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Home Brew Forums > Home Brewing Beer > Beginners Beer Brewing Forum > Brew House Kits
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Old 02-12-2009, 03:17 PM   #1
Drew_101
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Default Brew House Kits

I recently bought a brew house Kit (Honey Blonde Ale) I put it in the fermenter Sunday evening and I was wondering how long should I keep it in the primary fermenter? Also Should I transfer it over to a secondary and for how long? This is my third batch of homebrew 1st one was 10,000 Lakes light lager (Which is going through bottling conditioning and in the secondary right now is a Ocktoberfest. Both are from Windriver brewing company. Any thoughts from anyone?? Thanks

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Old 02-12-2009, 03:20 PM   #2
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Leave that bad boy in the fermenter for 4 or 5 weeks. Let them yeasties clean up after themselves. I would skip the secondary al together. It is unnecessary for this style. Congratulations on your batches, the addiction has got you now
-Chris

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Old 02-12-2009, 03:41 PM   #3
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I started off with a Festa Brew kit, which is very similar to Brew House and my research about these types of kits suggested that they produce a superior product to canned kits with less effort. Good start!

I had some questions about mine while I nervously awaited primary fermentation to end and the overwhelming response was to leave it in the primary for 3+ weeks. At that point I had no option to do a 3 week primary (couldn't install an airlock while it was fermenting), so I racked into the secondary after 8 days.

I'm on my second kit now, this one is a canned kit and I don't intend to rack it to a secondary at all. Once fermentation starts (only pitched the yeast 6 hours ago) I'm going to leave it in the bucket for 4 weeks then cold crash it and bottle the mutha'. Combining a Brew House kit with a procedure like this would make it so, so, so easy to make good beer. I think I'm done fussing with canned kits...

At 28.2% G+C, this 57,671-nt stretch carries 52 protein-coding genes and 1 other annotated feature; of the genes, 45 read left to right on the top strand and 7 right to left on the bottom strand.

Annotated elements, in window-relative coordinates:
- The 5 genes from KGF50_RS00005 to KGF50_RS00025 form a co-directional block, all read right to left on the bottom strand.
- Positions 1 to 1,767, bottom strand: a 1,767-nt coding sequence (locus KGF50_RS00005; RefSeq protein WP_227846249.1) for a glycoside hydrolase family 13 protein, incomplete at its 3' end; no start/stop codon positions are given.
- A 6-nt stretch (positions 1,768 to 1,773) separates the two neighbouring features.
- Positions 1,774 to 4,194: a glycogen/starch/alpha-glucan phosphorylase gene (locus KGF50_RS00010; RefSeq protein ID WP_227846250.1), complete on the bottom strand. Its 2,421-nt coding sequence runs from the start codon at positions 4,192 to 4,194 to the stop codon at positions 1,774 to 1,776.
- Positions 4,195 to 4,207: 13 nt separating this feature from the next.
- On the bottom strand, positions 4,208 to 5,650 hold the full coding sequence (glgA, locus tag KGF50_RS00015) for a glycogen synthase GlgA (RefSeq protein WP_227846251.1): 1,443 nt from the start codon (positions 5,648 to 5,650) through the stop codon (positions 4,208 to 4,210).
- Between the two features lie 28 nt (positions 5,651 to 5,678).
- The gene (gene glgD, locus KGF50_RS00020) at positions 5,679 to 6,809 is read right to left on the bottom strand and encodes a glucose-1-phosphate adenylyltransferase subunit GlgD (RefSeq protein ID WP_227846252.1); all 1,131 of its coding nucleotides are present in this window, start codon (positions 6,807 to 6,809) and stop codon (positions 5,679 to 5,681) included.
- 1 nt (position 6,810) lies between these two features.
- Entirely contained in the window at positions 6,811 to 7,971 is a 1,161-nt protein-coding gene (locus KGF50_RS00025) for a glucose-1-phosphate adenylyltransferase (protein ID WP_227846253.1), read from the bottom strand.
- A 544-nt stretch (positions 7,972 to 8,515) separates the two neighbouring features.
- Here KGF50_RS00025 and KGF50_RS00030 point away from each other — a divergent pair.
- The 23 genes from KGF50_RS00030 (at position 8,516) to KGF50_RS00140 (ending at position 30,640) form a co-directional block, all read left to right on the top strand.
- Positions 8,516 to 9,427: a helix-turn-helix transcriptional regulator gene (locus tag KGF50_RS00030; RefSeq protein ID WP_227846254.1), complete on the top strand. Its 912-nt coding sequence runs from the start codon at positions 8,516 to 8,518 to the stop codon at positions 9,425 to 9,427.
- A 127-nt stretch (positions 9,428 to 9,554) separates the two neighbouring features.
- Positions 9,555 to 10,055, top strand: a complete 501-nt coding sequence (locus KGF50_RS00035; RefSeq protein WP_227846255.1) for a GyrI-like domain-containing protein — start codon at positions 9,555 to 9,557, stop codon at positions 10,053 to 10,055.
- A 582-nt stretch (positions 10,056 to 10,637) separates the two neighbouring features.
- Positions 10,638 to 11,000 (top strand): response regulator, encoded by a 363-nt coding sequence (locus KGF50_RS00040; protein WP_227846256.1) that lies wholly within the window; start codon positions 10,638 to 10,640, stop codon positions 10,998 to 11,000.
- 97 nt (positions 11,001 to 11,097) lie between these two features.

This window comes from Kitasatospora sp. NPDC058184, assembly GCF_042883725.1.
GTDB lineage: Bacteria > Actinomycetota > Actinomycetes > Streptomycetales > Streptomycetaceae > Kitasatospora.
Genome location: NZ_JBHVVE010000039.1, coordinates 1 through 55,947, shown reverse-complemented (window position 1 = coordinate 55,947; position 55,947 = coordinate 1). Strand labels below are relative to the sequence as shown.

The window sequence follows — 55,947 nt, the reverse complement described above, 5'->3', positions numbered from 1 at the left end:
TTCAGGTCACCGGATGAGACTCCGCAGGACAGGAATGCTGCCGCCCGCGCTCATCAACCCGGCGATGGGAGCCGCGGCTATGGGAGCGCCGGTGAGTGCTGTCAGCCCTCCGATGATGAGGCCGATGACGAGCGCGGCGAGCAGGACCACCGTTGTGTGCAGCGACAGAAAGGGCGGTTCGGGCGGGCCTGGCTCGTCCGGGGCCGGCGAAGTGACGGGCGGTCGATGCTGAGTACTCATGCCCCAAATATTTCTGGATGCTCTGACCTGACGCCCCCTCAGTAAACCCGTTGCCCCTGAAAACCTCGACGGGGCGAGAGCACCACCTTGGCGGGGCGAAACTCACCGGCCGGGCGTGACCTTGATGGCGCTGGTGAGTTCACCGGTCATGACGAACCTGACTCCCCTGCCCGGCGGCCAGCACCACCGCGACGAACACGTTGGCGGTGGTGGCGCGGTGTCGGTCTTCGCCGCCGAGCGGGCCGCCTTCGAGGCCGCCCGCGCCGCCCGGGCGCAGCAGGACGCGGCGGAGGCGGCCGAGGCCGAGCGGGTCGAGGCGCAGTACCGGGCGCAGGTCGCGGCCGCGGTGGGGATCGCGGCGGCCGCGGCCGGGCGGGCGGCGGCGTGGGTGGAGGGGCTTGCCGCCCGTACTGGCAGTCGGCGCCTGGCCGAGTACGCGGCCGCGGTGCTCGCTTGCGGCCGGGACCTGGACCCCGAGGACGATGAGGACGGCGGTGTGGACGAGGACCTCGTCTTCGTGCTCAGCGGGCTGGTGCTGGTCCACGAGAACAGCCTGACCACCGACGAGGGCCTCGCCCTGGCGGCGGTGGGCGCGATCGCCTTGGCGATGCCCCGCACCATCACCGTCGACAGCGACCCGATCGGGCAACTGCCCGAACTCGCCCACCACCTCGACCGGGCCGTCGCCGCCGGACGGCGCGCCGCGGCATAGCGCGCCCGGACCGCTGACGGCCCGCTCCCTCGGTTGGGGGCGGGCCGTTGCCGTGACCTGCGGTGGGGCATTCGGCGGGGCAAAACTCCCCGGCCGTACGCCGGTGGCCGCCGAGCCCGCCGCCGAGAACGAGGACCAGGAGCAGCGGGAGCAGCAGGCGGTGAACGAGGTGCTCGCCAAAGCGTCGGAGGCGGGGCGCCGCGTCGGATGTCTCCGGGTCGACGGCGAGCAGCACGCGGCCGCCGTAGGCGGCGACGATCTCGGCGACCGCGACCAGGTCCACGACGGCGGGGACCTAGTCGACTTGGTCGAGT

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Old 02-12-2009, 03:54 PM   #4
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Being a newbie what does cold crashing mean? How do you do that???

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Old 02-12-2009, 04:27 PM   #5
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I'm still a newbie myself but I'll try to answer your question to the best of my abilities before someone knowledgeable beats me to it

Cold crashing is chilling the beer to below its regular fermenting temperature prior to bottling in order to further clarify the beer. I have a friend with a beer fridge that he's willing to let me use a large portion of so it's no hassle. Without an extra chest freezer, fridge or cold storage room in your house I'm not sure how you'd do it. I've read a lot of responses that said it isn't worth doing, I'm only doing it to try it out.

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Old 02-12-2009, 08:45 PM   #6
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anyone else have any input??

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Old 02-12-2009, 09:11 PM   #7
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For cold crashing you could try submerging the fermentor into some cold water and letting it sit for a while. Fill up a plastic storage bin or something to that effect (maybe a big plastic trash can, etc..) and set the fermentor in it. I would say put enough water in so that when you put you fermentor in the water, the water level is about halfway up the sides of the fermentor. This was suggested earlier to me for controlling fermentation temps, its called a "Swamp Cooler". You might even throw some ice in the water depending on how cold you want it to get.

I'm a certified n00b, but i thought i'd put my 2 cents in.

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Old 02-12-2009, 11:20 PM   #8
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I have done 2 brew house kits - the pale ale and the pilsner. 1 week in primary, 2 or 3 weeks secondary worked nicely. They finish fermenting in 2 or 3 days.

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Old 02-13-2009, 12:23 AM   #9
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I did the Brew House stout, and it turned out fantastic. I left it for around 3.5 weeks in the primary. Very drinkable after a week in the bottles, and now, at 3 weeks in bottle, it just keeps getting better!

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Old 02-13-2009, 12:30 AM   #10
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My advise would be exactly the same as Hoosier's, leave it 4 or 5 weeks and bottle it up. Leaving it that long allows the yeast to finish it's job of cleaning up the flavors and clearing the beer.

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